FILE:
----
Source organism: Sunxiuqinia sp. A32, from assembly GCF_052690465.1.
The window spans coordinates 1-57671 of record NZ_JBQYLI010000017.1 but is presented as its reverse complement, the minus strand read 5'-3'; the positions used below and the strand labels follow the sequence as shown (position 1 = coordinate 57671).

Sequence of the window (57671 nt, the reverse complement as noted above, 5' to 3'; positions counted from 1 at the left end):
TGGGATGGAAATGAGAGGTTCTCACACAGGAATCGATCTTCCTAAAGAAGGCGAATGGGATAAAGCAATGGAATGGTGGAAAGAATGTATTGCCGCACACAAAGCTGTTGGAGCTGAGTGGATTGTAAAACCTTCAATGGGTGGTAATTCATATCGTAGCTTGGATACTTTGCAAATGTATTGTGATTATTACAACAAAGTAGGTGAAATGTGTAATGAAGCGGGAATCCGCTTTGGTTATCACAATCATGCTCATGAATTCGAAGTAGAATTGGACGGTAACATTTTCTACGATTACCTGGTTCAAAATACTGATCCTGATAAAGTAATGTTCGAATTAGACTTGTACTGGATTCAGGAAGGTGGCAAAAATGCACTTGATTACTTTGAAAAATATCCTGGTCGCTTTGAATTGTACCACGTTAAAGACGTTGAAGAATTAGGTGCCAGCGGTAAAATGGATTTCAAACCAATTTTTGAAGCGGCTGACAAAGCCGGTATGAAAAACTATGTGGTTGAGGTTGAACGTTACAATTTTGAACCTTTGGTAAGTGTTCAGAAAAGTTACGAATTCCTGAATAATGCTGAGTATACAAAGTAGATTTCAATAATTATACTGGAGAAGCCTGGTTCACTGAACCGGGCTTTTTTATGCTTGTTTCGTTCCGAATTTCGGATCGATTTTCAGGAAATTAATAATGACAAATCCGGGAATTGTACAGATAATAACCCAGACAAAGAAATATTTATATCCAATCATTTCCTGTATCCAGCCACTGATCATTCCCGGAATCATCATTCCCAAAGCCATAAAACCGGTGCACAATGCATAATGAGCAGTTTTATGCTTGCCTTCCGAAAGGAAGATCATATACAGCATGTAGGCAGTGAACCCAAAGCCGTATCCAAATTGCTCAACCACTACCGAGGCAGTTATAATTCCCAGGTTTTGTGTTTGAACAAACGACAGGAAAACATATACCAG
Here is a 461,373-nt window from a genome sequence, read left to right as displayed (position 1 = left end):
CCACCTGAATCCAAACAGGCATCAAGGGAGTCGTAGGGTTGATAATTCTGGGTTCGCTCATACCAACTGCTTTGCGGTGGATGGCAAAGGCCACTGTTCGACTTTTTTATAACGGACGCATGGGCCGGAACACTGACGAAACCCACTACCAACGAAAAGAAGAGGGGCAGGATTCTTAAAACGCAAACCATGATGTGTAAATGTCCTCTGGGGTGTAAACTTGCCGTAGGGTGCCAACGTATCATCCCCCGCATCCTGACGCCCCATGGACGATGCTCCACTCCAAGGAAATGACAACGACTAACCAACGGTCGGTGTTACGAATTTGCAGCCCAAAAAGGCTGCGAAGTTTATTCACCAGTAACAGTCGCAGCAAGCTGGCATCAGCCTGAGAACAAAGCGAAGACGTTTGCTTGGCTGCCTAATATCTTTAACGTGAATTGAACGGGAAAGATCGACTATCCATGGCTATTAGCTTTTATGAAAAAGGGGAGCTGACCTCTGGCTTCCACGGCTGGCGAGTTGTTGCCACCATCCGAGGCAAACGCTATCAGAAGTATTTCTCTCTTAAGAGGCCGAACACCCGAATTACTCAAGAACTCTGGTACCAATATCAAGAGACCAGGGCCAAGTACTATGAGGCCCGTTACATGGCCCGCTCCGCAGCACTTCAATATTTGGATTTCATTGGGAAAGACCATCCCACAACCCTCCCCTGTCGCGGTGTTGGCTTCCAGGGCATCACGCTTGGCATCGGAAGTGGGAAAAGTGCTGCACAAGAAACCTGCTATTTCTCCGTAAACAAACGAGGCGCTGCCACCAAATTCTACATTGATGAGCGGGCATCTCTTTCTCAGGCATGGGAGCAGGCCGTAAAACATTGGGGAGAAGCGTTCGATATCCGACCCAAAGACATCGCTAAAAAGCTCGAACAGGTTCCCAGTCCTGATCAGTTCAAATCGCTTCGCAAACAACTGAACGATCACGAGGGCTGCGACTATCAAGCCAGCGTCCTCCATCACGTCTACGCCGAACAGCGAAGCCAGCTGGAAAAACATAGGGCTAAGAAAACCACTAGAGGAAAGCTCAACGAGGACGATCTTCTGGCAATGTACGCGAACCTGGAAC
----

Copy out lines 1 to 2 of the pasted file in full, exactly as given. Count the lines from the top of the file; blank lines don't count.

Source organism: Sunxiuqinia sp. A32, from assembly GCF_052690465.1.
The window spans coordinates 1-57671 of record NZ_JBQYLI010000017.1 but is presented as its reverse complement, the minus strand read 5'-3'; the positions used below and the strand labels follow the sequence as shown (position 1 = coordinate 57671).